Deadly blow to Instagram influencers: government watchdog & # 39; looks at adopting a strict new rule & # 39;
A great blow to Instagram influencers: the government watchdog & # 39; looks at adopting a strict new rule & # 39; who could DESTROY their business after app likes are banned
- Watchdog examines the practice of influencers who promote events and products
- The UK has said that everyone with more than 30,000 followers is a celebrity
- It means that influencers must adhere to certain rules that limit their function
& # 39; Influencers & # 39; on Instagram could soon get a devastating blow, just a week after the app has banned likes.
The Australian Competition and Consumer Commission (ACCC) president, Rod Sims, is currently publishing a report on Instagram stars, the Daily telegram reported.
The report is likely to focus on whether their sponsored content violates laws.
It comes after UK authorities have ruled that anyone with more than 30,000 followers on social media have a & # 39; celebrity & # 39; and subject to advertising laws.
The British Advertising Standards Authority (ASA) has named the magic number after a mummy blogger who promoted a freely available sleeping pill.
Although she stated that the content was sponsored, the ASA ruled that her number of followers made her a celebrity and was therefore prohibited from using drugs.
If a similar position is taken in Australia, Instagram stars may be prohibited from posting or advertising certain photos.
Rod Sims, president of the Australian Competition and Consumer Commission (ACCC), is currently publishing a report on Instagram stars following the controversial ban on & # 39; likes & # 39; (photo Married At First Star Elizabeth Sobinoff who lost followers)
The report is likely to focus on whether their sponsored content violates laws (pictured Instagram influencer Keira Macguire)
It would again be a nail in the coffin for Australian Instagrammers who have complained about the ban on & # 39; likes & # 39; and say it will kill their company.
& # 39; Influencers & # 39; earn money by posting sponsored content.
But fickle audiences are daunting stars at an alarming rate, making it more likely that major brands will leave them.
According to the analysis site Social Blade, the page of Married At First Sight seems to suffer the star of Elizabeth Sobinoff from most people who have lost more than 1000 followers since the ban was introduced.
Mikaela Testa from Melbourne, who has less than 50,000 likes, sobbed about the changes in a video on Facebook.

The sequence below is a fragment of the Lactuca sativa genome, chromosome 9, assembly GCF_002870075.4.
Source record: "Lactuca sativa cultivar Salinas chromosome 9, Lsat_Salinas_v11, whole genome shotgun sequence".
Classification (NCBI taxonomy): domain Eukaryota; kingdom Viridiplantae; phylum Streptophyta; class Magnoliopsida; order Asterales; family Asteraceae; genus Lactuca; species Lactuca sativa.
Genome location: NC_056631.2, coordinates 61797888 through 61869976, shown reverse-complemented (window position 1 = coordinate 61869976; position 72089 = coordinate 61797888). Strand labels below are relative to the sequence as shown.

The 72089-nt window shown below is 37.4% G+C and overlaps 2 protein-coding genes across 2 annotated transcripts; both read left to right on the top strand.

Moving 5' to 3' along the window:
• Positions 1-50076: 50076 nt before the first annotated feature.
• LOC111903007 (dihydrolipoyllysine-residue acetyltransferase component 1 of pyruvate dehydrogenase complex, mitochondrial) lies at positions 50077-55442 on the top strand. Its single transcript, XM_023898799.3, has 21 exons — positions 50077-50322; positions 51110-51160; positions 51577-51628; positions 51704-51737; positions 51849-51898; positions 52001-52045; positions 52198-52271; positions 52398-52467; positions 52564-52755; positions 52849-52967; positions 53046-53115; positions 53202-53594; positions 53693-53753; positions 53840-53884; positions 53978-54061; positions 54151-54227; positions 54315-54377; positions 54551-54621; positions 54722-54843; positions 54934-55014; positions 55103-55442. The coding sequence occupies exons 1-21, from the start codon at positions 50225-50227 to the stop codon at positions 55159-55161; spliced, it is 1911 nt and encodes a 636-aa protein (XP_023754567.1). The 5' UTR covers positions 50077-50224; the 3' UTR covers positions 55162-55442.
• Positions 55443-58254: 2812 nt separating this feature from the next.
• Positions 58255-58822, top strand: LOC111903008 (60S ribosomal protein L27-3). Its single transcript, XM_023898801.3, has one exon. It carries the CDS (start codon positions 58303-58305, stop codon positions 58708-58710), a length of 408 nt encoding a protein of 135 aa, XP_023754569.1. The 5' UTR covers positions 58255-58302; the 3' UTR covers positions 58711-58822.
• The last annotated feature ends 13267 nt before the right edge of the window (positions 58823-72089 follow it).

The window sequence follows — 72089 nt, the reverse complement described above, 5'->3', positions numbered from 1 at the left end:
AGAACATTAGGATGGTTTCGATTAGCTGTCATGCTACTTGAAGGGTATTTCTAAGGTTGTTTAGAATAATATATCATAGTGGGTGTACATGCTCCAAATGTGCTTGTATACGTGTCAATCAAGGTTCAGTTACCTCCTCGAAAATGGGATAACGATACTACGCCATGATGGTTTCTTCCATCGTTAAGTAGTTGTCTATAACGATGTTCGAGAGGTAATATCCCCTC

& # 39; If you think this is OK, you can get rid of it, it's actually a sad day for those who have Instagram as a job, & # 39; said Mrs. Testa.
Instagram has introduced the ban to protect the mental health of users.
It was revealed in April that the Australian Competition and Consumer Commission worked with international authorities to look at dodgy practices used by influencers.
The findings of the report are expected to be released within a few months.
The investigation was started after the number of posts by & # 39; influencers & # 39; had grown by 40 percent last year.
Influencer management platform Traackr discovered that 72 percent of major brands said they use a large part of their marketing budgets to get popular people to advertise their products on social media.
They can charge anything from a few hundred dollars to a maximum of $ 250,000 for each item they create for a product or event.
The new British rules that Australia is currently looking for require that influencers announce whether they are being paid by a company to promote a product or event because it is classified as an advertisement.
If an influencer is caught paying for a product and he does not state this clearly, he is forced to remove the item and both parties must indicate the next time that it concerns a paid promotion.
This final blow to Australian influencers comes after the popular social media platform has removed such a count from messages to prevent the platform from affecting people's mental health (photo Love Brigitte, Australia, star Teddy Briggs)
Mikaela Testa from Melbourne, who has less than 50,000 likes, sobbed about the changes in a video on Facebook
. (TagsToTranslate) Dailymail (t) news